38. On the following year, in the consulate of Quintus Fabius and Lucius Fulvius, Aulus Cornelius Arvina being made dictator, and Marcus Fabius Ambustus master of the horse, a levy being held with more than usual rigor in consequence of their apprehension of a very serious war in Samnium, (for it was reported that some young men had been hired from their neighbors,) led forth a very strong army against the Samnites. Although in a hostile country, their camp was pitched in as careless a manner as if the foe were at a great distance; when, suddenly, the legions of the Samnites approached with so much boldness as to advance their rampart close to an out-post of the Romans. Night was now coming on; that prevented their assaulting the works; but they did not conceal their intention of doing so next day, as soon as the light should appear. The dictator found that there would be a necessity for fighting sooner than he had expected, and lest the situation should be an obstruction to the bravery of the troops, he led away the legions in silence, leaving a great number of fires the better to deceive the enemy. On account of the proximity of the camps, however, he could not escape their observation: their cavalry instantly pursued, and pressed closely on his troops, in such a way as to refrain from attacking them until the day appeared. Their infantry did not even quit their camp before daylight. As soon as it was dawn, the cavalry venturing to attack the enemy by harassing the Roman rear, and pressing them in places of difficult passage, considerably delayed their march. Meanwhile their infantry overtook the cavalry; and now the Samnites pursued close with their entire force. The dictator then, finding that he could no longer go forward without great inconvenience, ordered the spot where he stood to be measured out for a camp. But it was impossible, while the enemy's horse were spread about on every side, that palisades could be brought, and the work be begun: seeing it, therefore, impracticable, either to march forward or to settle himself there, he drew up his troops for battle, removing the baggage out of the line. The enemy likewise formed their line opposite to his; fully equal both in spirit and in strength. Their courage was chiefly improved from not knowing that the motive of the Romans' retreat was the incommodiousness of the ground, so that they imagined themselves objects of terror, and supposed that they were pursuing men who fled through fear. This kept the balance of the fight equal for a considerable time; though, of late, it had been unusual with the Samnites to stand even the shout of a Roman army. Certain it is, that the contest, on this day, continued so very doubtful from the third hour to the eighth, that neither was the shout repeated, after being raised at the first onset, nor the standards moved either forward or backward; nor any ground lost on either side. They fought without taking breath or looking behind them, every man in his post, and pushing against their opponents with their shields. The noise continuing equal, and the terror of the fight the same, seemed to denote, that the decision would be effected either by fatigue or by the night. The men had now exhausted their strength, the sword its power, and the leaders their skill; when, on a sudden, the Samnite cavalry, having learned from a single troop which had advanced beyond the rest, that the baggage of the Romans lay at a distance from their army, without any guard or defense; through eagerness for booty, they attack it: of which the dictator being informed by a hasty messenger, said, "Let them only encumber themselves with spoils." Afterwards came several, one after another, crying out, that they were plundering and carrying off all the effects of the soldiers: he then called to him the master of the horse, and said, "Do you see, Marcus Fabius, that the fight has been forsaken by the enemy's cavalry? They are entangled and encumbered with our baggage. Attack them whilst scattered about, as is the case of every multitude employed in plundering; you will find few mounted on horseback, few with swords in their hands; and, while they are loading their horses with spoil, and unarmed, put them to the sword, and make it bloody spoil for them. I will take care of the legions, and the fight of the infantry: yours be the honor which the horse shall acquire."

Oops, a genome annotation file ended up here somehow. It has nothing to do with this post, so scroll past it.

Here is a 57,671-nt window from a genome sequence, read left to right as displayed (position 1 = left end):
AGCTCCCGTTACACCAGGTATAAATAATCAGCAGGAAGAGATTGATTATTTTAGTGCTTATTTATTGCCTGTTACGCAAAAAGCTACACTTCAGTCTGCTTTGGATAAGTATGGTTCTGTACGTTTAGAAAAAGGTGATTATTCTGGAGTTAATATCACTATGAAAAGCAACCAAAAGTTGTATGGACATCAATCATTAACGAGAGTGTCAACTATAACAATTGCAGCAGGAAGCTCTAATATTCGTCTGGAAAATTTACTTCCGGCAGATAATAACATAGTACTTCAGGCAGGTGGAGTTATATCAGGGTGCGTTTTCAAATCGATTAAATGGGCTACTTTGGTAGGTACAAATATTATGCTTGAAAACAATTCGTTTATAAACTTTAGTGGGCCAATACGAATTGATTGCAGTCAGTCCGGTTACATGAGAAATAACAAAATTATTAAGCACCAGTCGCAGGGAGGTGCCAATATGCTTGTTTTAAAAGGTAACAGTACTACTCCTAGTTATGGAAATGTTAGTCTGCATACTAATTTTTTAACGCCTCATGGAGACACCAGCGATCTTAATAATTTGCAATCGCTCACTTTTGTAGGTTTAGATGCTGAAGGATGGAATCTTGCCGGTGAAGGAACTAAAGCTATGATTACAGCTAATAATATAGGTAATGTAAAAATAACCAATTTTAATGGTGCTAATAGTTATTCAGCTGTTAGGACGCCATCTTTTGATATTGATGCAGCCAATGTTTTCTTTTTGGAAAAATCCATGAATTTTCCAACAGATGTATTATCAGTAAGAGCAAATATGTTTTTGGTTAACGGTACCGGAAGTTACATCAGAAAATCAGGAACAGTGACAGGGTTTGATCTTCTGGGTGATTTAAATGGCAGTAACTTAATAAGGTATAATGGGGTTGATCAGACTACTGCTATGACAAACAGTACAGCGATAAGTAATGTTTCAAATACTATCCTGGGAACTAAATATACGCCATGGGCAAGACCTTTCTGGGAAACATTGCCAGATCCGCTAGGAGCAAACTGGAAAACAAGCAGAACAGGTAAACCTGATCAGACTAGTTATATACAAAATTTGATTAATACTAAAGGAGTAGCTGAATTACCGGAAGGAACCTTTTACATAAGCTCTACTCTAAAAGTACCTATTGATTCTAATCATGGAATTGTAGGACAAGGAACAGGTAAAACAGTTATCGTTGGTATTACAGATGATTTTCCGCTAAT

39. The body of cavalry, in the most exact order possible, charging the enemy, who were straggling and embarrassed, filled every place with slaughter: for amid the packages which they hastily threw down, and which lay in the way of their feet, and of the affrighted horses, as they endeavored to escape, being now unable either to fight or fly, they are slaughtered. Then Fabius, after he had almost entirely cut off the enemy's horse, led round his squadrons in a small circuit, and attacked the infantry in the rear. The new shout, raised in that quarter, terrified the Samnites on the one hand; and when, on the other, the dictator saw their troops in the van looking behind them, their battalions in confusion, and their line wavering, he earnestly exhorted and animated his men, calling on the tribunes and chief centurions, by name, to join him in renewing the fight. Raising the shout anew, they pressed forward, and as they advanced, perceived the enemy more and more confused. The cavalry now could be seen by those in front, and Cornelius, turning about to the several companies, made them understand, by raising his voice and hands, that he saw the standards and bucklers of his own horsemen. On hearing which, and at the same time seeing them, they, at once, so far forgot the fatigue which they had endured through almost the whole day, and even their wounds, that they rushed on against the enemy with as much vigor and alacrity as if they were coming fresh out of camp on receiving the signal for battle. The Samnites could no longer sustain the charge of horse and foot together; part of them, enclosed on both sides, were cut off; the rest were scattered and fled different ways. The infantry slew those who were surrounded and made resistance; and the cavalry made great havoc of the fugitives, among whom fell their general. This battle crushed, at length, the power of the Samnites so effectually, that, in all their meetings, they said, "it was not at all to be wondered at, if in an impious war, commenced in violation of a treaty, when the gods were, with justice, more incensed against them than men, they succeeded in none of their undertakings. That war must be expiated and atoned for with a heavy penalty. The only alternative they had, was whether the penalty should be the guilty blood of a few, or the innocent blood of all." Some now ventured to name the authors of the war; one name in particular, by the united voices of all, was mentioned, that of Brutulus Papius; he was a man of power and noble birth, and undoubtedly the violator of the late truce. The prætors being compelled to take the opinion of the assembly concerning him, a decree was made, "that Brutulus Papius should be delivered into the hands of the Romans; and that, together with him, all the spoil taken from the Romans, and the prisoners, should be sent to Rome, and that the restitution demanded by the heralds, in conformity to treaty, should be made, as was agreeable to justice and equity." In pursuance of this determination heralds were sent to Rome, and also the dead body of Brutulus; for, by a voluntary death, he avoided the punishment and ignominy intended for him. It was thought proper that his goods also should be delivered up along with the body. But none of all those things were accepted, except the prisoners, and such articles of the spoil as were recognized by the owners. The dictator obtained a triumph by a decree of the senate.